The Reality of Internet Gaming Disorder

People who spend 16+ hours a day online gaming

Before we begin, it would be reactionary to interpret the following as a call to ban video gaming from your household. About 10 percent of Internet gamers — mostly teenage boys — play in what can be termed a "compulsive" or "addicted" manner. By compulsive or addictive, I mean more than 16 hours a day and to the point that global functioning is severely compromised — impaired work, platonic and romantic functioning.

However, for that minority, addiction is an apt characterization with symptoms similar to substance dependence (salience, mood modification, conflict, withdrawal symptoms, cravings and relapse) all par for the course.

I recently read an interesting systematic review on Internet gaming disorder (addiction) published in the International Journal of Mental Health Addiction. Daria Joanna Kuss and Mark D. Griffiths detail several eye-opening findings that shed light on the dim-lit world of video game addiction.

Personality traits of gamers. Although gamers have different personality characteristics, people with a gaming addiction are generally classified as neurotic, introverted and impulsive. Researchers suggest that some gamers also express the following traits, too:

    Motivations for gaming. People who are addicted to Massively Multiplayer Online Role-Playing First-Person Shooters (Firefall or Planetside), simulation games (Second Life), Massively Online Role Playing Games (World of Warcraft) and, of course, first-shooter games (Call of Duty) are socializing with millions of other gamers.

    In addition to enjoyment and satisfaction, socialization in a virtual sense compels people with gaming disorder to continue playing. Furthermore, researchers suggest that many people with gaming addiction have dysfunctional coping mechanisms and "cope" by gaming.

    Pathophysiology. Overall, gamers play in an increased state of arousal similar to the excitement that  suffuses other forms of dependence. Of note, it's unclear whether this increased state of arousal results in physical change, or such physiological effects are attributable to the gaming itself. Excessive gaming causes a variety of physical and cognitive symptoms including decreased and poor quality sleep and verbal memory impairment. From a diagnostic perspective, those with video game addiction showed genetic polymorphisms in the dopaminergic system. Furthermore, changes were also observed in functional MRIs taken from those with gaming addiction. Both these polymorphisms and functional MRI results were similar to changes seen in others with substance dependence and gambling addiction.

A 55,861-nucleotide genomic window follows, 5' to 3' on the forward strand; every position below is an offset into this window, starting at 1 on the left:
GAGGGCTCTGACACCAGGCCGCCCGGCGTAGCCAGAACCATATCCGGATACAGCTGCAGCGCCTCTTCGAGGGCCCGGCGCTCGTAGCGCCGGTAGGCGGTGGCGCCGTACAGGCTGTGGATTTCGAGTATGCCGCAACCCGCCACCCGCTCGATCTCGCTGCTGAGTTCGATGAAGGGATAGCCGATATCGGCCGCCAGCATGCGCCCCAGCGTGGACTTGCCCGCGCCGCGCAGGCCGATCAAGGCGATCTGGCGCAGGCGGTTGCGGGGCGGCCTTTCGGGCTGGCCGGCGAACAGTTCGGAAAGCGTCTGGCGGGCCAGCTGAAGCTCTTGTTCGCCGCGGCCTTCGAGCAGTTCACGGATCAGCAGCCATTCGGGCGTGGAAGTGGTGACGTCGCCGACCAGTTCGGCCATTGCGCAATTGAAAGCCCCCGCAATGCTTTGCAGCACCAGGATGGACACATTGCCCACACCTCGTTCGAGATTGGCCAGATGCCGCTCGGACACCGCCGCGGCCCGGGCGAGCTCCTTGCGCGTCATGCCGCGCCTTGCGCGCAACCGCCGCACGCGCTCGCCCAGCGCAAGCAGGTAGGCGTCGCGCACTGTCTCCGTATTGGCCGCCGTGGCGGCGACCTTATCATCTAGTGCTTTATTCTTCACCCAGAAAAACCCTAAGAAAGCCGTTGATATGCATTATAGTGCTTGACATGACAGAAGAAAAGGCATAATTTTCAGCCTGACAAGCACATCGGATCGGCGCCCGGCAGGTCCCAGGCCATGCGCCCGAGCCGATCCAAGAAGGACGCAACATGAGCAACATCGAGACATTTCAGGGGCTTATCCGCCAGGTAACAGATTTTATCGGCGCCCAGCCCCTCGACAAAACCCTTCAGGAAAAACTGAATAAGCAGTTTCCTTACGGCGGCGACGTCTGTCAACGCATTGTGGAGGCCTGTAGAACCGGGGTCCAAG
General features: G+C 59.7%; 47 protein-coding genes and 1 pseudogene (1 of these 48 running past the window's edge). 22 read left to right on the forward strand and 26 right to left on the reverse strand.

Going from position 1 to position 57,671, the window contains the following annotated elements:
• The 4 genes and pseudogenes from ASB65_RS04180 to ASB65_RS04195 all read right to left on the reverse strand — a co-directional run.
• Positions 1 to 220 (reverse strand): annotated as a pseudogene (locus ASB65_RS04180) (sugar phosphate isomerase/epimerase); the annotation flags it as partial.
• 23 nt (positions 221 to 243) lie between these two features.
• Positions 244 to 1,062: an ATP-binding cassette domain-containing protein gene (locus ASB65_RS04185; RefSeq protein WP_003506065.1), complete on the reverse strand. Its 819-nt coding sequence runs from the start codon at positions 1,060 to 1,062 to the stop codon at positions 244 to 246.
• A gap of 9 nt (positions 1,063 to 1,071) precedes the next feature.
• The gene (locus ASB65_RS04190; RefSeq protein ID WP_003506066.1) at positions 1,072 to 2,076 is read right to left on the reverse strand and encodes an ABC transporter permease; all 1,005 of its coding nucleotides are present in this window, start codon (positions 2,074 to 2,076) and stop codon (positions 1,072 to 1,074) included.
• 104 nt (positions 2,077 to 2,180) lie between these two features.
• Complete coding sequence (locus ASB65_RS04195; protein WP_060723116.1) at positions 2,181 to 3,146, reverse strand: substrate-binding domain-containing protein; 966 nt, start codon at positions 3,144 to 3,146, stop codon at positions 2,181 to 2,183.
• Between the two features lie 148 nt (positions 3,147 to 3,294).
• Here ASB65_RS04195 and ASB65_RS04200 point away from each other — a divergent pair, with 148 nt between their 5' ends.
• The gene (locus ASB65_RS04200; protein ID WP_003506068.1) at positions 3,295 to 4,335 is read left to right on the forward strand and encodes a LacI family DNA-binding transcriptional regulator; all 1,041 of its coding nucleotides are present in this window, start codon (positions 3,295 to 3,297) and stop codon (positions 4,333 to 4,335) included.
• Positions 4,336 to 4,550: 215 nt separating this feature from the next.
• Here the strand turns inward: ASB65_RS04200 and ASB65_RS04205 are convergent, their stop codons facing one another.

From a psychiatric perspective, gaming has been linked to anxiety, depression, panic disorder and more. Additionally, gamers with addiction experience increased aggression, stress, decreased feelings of well being and thoughts of suicide, all which suggest further mood disturbance and pathology.

    "Treatment" for video game addiction. A treatment requires a diagnosis. The DSM has yet to classify video game disorder as a disorder per se and are awaiting further research on the topic. (To date most of the research has been done with samples of young Asian males.) Nevertheless, psychiatric medications have been used to treat this condition with good result. The potential benefit of psychiatric medication hints at the biologic underpinnings of Internet gaming disorder.

    Video games offer us the ability to explore new worlds, interact with others and experience culture in robust and exciting ways.

    The only thing that separates us from virtual worlds is flesh. People are able to be who they want to be in a virtual milieu, and research shows that people actually see their online avatars as idealized versions of themselves. However, Internet gaming disorder is a real and scary phenomenon, and excess gaming is both physically and mentally dangerous.


    Article titled "Internet Gaming Addiction: A Systematic Review of Empirical Research" by DJ Kuss and D Griffiths published in the International Journal of Mental Health Addiction in 2012.

    Editorial titled "Internet gaming disorder and the DSM-5" by NM Petry and CP O'Brien published in Addiction in 2013.






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